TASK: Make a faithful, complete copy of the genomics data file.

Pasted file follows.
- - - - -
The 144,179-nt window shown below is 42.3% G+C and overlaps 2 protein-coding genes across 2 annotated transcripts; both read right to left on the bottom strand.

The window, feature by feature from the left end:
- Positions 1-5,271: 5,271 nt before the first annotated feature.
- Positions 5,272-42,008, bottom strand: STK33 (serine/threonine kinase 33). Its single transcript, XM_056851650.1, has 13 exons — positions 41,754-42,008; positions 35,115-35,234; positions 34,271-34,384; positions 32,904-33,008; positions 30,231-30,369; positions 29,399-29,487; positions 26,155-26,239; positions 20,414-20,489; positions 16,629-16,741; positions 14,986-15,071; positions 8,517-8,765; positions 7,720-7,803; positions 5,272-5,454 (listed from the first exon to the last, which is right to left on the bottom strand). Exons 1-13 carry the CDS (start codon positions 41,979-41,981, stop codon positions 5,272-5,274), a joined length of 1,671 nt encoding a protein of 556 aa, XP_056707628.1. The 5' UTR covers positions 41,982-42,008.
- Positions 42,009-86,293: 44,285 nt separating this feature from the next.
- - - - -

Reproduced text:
The 144,179-nt window shown below is 42.3% G+C and overlaps 2 protein-coding genes across 2 annotated transcripts; both read right to left on the bottom strand.

The window, feature by feature from the left end:
- Positions 1-5,271: 5,271 nt before the first annotated feature.
- Positions 5,272-42,008, bottom strand: STK33 (serine/threonine kinase 33). Its single transcript, XM_056851650.1, has 13 exons — positions 41,754-42,008; positions 35,115-35,234; positions 34,271-34,384; positions 32,904-33,008; positions 30,231-30,369; positions 29,399-29,487; positions 26,155-26,239; positions 20,414-20,489; positions 16,629-16,741; positions 14,986-15,071; positions 8,517-8,765; positions 7,720-7,803; positions 5,272-5,454 (listed from the first exon to the last, which is right to left on the bottom strand). Exons 1-13 carry the CDS (start codon positions 41,979-41,981, stop codon positions 5,272-5,274), a joined length of 1,671 nt encoding a protein of 556 aa, XP_056707628.1. The 5' UTR covers positions 41,982-42,008.
- Positions 42,009-86,293: 44,285 nt separating this feature from the next.